A day earlier, Faig Amirli, financial director of opposition newspaper Azadlig and assistant to the head of the opposition Popular Front Party, Ali Karimli, was also sentenced to 30 days. 

His wife, Lala Amirli, reported on Facebook on Wednesday that three cars pulled up near their house and the men inside ‘grabbed him by the neck’ and put him in a car and drove away. 

Later that day, two other Popular Front Party members — Ali Karimli’s bodyguard, Ruslan Amirli, and video blogger Natig Izbatov — were also sentenced to 30 days. 

Two members of the Azerbaijan Democracy and Welfare Movement (ADR), Shakir Mammadov and Vafadar Aliyev were also sentenced to 15 and 30 days on Monday and Tuesday respectively. 

All six men were found guilty by the court of violating the quarantine regime. 

The Popular Front Party stated that the arrests were politically motivated. 

According to the Administrative Code, violation of a quarantine regime is punishable by fines of ₼100–₼200 ($60–$120) or detention for up to 1 month.

Opposition youth activist ‘warned’

On Wednesday, Ilkin Rustamzade, one of the leaders of pro-democracy youth movement NiDA, reported on Facebook that he expected he might soon be arrested. 

Rustamzade, who recently moved to a rented flat with his wife, said police officers showed up to his parents’ house, where he is registered, earlier that day. After not finding him there, he said officers took his father to a police station before releasing him shortly after. 

According to Rustamzade, the police claimed he had violated the quarantine regime by moving to another flat. 

He said police officers later came to his flat and surrounded the building, but that he refused to leave demanding an official request.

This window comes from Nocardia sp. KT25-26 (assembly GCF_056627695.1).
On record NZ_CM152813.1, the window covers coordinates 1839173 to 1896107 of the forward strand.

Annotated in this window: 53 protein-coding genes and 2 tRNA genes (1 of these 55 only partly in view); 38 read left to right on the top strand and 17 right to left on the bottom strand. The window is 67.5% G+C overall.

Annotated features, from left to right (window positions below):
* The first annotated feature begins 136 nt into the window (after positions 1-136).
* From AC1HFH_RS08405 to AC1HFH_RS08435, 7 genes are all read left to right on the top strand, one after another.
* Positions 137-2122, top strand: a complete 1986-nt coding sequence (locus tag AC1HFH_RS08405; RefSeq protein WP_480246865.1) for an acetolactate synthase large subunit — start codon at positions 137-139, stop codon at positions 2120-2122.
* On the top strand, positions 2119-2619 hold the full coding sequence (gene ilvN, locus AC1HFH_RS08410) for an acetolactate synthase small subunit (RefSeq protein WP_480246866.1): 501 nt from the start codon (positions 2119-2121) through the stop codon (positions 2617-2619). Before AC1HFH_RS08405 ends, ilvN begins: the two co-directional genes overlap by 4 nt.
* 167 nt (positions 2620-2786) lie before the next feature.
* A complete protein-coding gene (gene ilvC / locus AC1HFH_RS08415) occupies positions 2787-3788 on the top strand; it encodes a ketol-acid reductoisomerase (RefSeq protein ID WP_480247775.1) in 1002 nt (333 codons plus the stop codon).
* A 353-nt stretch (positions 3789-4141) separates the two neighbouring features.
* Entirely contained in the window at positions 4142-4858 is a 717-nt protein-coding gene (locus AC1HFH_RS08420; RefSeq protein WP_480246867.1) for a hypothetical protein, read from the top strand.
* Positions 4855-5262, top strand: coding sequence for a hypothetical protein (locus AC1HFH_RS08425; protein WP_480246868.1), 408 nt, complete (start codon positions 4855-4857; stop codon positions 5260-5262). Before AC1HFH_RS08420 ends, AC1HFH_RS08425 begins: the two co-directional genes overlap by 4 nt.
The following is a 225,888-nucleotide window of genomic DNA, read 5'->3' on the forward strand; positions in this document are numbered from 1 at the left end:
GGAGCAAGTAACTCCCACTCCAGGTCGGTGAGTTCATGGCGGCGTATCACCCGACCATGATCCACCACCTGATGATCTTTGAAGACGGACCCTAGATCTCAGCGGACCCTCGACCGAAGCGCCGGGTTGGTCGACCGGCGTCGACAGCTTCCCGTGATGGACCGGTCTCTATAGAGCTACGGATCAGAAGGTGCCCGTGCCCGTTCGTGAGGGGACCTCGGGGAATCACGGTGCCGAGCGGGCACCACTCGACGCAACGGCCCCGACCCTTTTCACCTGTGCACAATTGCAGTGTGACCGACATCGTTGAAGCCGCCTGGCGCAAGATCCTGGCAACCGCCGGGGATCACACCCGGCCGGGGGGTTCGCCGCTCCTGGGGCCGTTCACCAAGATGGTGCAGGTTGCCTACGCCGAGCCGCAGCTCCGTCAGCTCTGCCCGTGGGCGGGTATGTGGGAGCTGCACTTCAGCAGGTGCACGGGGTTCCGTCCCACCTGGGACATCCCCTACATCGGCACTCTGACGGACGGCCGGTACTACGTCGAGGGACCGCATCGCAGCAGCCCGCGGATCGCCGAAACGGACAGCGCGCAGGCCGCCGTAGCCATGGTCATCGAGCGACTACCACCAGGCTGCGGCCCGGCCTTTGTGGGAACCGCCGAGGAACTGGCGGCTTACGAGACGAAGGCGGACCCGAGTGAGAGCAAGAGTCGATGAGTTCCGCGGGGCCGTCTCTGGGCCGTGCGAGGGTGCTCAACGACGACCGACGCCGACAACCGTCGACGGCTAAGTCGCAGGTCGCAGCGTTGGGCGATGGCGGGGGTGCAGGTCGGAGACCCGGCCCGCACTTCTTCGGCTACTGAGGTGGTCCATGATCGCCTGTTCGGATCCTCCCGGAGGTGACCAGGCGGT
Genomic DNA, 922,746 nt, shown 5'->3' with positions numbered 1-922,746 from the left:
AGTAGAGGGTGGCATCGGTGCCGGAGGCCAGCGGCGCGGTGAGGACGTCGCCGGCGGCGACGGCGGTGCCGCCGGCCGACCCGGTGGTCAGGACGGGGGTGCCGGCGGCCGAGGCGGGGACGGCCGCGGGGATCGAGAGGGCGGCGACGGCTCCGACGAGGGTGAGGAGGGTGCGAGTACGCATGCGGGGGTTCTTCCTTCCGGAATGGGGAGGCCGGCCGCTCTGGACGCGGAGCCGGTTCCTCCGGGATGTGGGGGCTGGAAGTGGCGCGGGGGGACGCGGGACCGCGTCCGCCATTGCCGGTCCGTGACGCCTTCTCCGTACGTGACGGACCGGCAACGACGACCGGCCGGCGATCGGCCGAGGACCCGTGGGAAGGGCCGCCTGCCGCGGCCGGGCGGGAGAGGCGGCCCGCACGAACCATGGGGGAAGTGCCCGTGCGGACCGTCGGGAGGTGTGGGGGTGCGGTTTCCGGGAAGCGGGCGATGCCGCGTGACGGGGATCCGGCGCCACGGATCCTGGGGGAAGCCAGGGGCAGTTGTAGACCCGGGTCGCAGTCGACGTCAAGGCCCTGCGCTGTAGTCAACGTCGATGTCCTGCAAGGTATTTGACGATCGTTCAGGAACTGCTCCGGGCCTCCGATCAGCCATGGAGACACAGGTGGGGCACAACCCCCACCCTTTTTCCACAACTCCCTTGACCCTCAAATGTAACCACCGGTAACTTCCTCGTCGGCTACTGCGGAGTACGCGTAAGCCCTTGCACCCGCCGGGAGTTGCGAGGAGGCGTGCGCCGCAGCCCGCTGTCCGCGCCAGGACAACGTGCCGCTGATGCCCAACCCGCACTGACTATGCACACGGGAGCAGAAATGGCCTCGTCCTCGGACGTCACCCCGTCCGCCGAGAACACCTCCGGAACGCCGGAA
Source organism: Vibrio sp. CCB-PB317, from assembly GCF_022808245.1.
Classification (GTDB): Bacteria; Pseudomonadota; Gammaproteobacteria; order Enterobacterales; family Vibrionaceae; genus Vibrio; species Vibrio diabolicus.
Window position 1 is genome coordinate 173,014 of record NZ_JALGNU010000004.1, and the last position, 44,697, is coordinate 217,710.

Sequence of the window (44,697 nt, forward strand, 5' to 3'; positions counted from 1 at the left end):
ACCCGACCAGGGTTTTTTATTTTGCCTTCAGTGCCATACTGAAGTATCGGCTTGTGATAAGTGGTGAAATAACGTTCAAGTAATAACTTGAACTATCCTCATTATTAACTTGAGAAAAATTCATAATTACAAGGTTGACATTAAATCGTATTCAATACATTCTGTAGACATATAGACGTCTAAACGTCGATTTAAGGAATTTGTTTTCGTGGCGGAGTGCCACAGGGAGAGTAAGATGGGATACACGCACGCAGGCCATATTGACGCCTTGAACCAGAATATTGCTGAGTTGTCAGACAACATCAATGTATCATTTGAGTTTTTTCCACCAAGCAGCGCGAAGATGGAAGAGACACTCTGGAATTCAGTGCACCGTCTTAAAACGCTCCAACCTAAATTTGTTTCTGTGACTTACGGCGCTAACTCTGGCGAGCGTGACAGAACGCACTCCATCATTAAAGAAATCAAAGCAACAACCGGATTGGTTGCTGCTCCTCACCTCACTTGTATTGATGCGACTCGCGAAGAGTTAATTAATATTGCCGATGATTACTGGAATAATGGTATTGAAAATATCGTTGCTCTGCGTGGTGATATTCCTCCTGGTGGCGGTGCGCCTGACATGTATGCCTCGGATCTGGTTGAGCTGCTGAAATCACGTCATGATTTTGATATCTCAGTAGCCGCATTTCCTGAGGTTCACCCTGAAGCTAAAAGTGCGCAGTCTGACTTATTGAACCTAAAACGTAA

Ilkin Rustamzade during his Facebook broadcast on Wednesday.

‘I moved to the new flat on 2 April and left the house only once by notifying authorities by SMS. Of course, it’s not about the quarantine rules […] it is the continuation of repression against me’, he said. 

According to Rustamzade, ‘about 10 days ago’ he launched a petition urging the government to allocate social benefits to the public and to cancel bank loans and communal bills.

He said that several days later, he received a message on social media from a fake profile who presented himself as a ‘man of the intelligence service’, and warned him that if he did not stop the petition, they would ‘do very filthy things to my wife’. 

Later that day, Rustamzade said that dozens of fake profiles on social media had started writing insulting posts about him and his wife. He said a profile of his wife was created on an escort website.

Later, he reported that their landlord had demanded they move out. 

On Thursday, Amnesty International condemned the harassment of Rustamzade and his family. 

‘Recently, the Azerbaijani authorities have used the COVID-19 pandemic to increasingly crack-down on their critics’, their statement said. 

‘As the arrests and politically motivated prosecution of critics continue, Azerbaijan remains closed to human rights scrutiny.’